The Hero is an interesting film that, initially sets itself up to be Sam Elliott's Crazy Heart.
Elliott plays an actor, at the end of a career that he is less than impressed with, struggling with a life threatening illness, trying to re-connect with his estranged daughter (Krysten Ritter), possibly falling in love with a much younger woman (Laura Prepon) and smoking pot with his blazed out, actor friend (Nick Offerman).
Plagued with dreams about a possible western he wants to make, one night, when receiving a lifetime achievement award while high, his acceptance speech goes viral and the possibility of a career resurgence beckons.
On the surface and with that plot run down, The Hero does, sadly, seem clichéd as hell. Unfortunately the way this indie drama is filmed doesn't help either because it looks just like every other indie drama where a leading character wrestles with questions of success, mortality and the mistakes of the past.
To further compound this issue, I personally, find the character's casual drug use and the film's flippant presentation of drug use, I don't know, it must be my hang up, but just feels like an attempt to be annoyingly hip.
Maybe I'm wrong but Offerman and Elliott getting high, eating Chinese food and watching Buster Keaton movies just sounds like a hipster's wish fulfillment rather than something I should ever have to tolerate watching on film.
Please understand that I love Sam Elliott and for all the film's faults, he is excellent in this. However he is excellent in damn near everything he's in.
The film has a running gag about Elliott doing voice overs for BBQ sauce and getting irritated when asked, by the voice over director, to do one more take each time. As if there was anything wrong with the way his sultry bass purr had already said the one line already. You're paying for Sam Elliott and you're getting Sam Elliott who needs one more take?
Well I like Sam Elliott so much that I'd watch that recording session for 90 minutes and be satisfied.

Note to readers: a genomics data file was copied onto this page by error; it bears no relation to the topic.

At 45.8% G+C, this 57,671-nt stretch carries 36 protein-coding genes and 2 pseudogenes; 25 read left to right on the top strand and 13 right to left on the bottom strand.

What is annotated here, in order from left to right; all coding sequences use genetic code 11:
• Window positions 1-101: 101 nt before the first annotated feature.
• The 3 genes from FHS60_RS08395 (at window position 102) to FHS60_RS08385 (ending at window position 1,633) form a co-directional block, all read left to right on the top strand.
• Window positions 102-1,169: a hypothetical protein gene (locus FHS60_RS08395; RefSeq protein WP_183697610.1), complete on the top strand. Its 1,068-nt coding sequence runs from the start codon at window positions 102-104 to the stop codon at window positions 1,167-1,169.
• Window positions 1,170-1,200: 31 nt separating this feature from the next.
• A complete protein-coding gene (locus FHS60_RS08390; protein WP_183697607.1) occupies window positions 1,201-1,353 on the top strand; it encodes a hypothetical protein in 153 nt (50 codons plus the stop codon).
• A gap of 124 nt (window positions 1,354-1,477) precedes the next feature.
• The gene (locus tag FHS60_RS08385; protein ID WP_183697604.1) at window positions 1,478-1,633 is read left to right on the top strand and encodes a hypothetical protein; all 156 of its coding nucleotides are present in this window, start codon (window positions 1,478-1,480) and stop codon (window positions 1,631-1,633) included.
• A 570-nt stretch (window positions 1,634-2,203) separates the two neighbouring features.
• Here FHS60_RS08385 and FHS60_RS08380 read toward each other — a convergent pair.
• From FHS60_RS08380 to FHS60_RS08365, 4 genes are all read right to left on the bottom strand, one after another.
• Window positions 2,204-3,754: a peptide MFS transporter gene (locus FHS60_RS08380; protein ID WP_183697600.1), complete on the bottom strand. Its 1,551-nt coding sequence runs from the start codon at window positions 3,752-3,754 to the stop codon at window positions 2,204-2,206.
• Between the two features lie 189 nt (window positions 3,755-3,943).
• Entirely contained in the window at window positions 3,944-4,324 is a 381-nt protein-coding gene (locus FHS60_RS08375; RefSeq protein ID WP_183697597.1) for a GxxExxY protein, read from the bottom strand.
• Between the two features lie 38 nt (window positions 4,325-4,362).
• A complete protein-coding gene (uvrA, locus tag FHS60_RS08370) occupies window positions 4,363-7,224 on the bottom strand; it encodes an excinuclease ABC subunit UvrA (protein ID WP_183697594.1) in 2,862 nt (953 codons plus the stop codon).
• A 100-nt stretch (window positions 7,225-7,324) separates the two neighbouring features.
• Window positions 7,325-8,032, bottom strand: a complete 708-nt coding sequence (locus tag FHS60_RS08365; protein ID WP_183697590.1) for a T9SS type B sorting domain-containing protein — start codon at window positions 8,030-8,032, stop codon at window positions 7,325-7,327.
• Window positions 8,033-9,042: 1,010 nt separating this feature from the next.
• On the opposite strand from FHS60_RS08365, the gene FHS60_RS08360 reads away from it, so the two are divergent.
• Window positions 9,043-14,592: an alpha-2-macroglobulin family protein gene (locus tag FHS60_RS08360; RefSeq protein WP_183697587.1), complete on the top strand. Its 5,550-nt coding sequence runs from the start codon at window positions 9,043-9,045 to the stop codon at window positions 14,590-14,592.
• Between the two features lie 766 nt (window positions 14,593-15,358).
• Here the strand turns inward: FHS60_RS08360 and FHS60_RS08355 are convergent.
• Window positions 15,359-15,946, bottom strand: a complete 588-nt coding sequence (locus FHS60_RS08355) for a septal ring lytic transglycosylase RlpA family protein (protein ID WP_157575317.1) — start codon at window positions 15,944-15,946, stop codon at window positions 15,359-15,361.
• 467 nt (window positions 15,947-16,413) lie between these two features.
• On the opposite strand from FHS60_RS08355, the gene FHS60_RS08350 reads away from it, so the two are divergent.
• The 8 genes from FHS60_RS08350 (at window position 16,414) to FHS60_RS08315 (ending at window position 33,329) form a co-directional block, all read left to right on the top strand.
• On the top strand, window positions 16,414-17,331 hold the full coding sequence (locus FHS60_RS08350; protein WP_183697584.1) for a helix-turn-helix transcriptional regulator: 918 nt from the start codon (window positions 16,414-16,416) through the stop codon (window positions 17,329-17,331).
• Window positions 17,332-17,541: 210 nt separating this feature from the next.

So if you just want more Sam Elliott and you want to watch him being charming, damaged, strong, pathetic, loving and cold all in one movie, then you'll get enough out of The Hero that my nitpicking on the rest of the movie won't bother you.
So, the downside to The Hero is that nothing really happens and you're going to be watching it wishing something would happen.
The message of the movie, as brought home by a poem Laura Prepon reads Elliott towards the end of the film, is, broadly, "don't give up" - Don't resign yourself to the grave, keep kicking until you're no longer kicking.
This is great and certainly adds a poignancy, relief and resolve to the closing act of the movie, however it means that most things leading up to that is just him either failing, sabotaging himself or being unable to cope with the chances or issues that come along, for multiple reasons. it's not so much a character arc as it is a flat-line with a faint blip at the end as the patient is resuscitated.
I completely understand that budgetary and time constraints might have played into the fact that they couldn't have the character succeed or fail so spectacularly that it might be interesting to watch but still did it have to be so frustrating and meandering?
The Hero does have a great cast and, as I stated earlier, plenty of areas for Elliott to shine, it's just films where Sam Elliott is the lead, or even the second lead are, sadly, very scarce and so I guess I was just hoping to get more out of this.
Crazy Heart had the music and the open road to add life and buoyancy to the proceedings, in this, the one big set piece, the lifetime achievement awards dinner/speech, just when you're expecting an eloquent, powerful or beautiful speech that makes you think and cheer, instead the film squanders that opportunity and leaves you feeling like "well what was the point in that?"
It breaks my heart to relentlessly moan about The Hero because I do, actually, want people to watch it. I want it to be a success.
There are some scenes in it that sparkle and fizz with the effortless performances of charming, seasoned, professional actors, it is well shot with many beautiful sequences that have a keen sense of light and mood and, of course, it has an abundance of moustache work by the hardest performing upper lip hair in the business.
So please go see The Hero if you, like me, love Sam Elliott but be ready for a smaller, quieter and less eventful film than you might be expecting.
The Hero is released in selected cinemas in Los Angeles and New York on June 9th and nationwide after that.
look for my interview with Director Brett Haley, coming soon.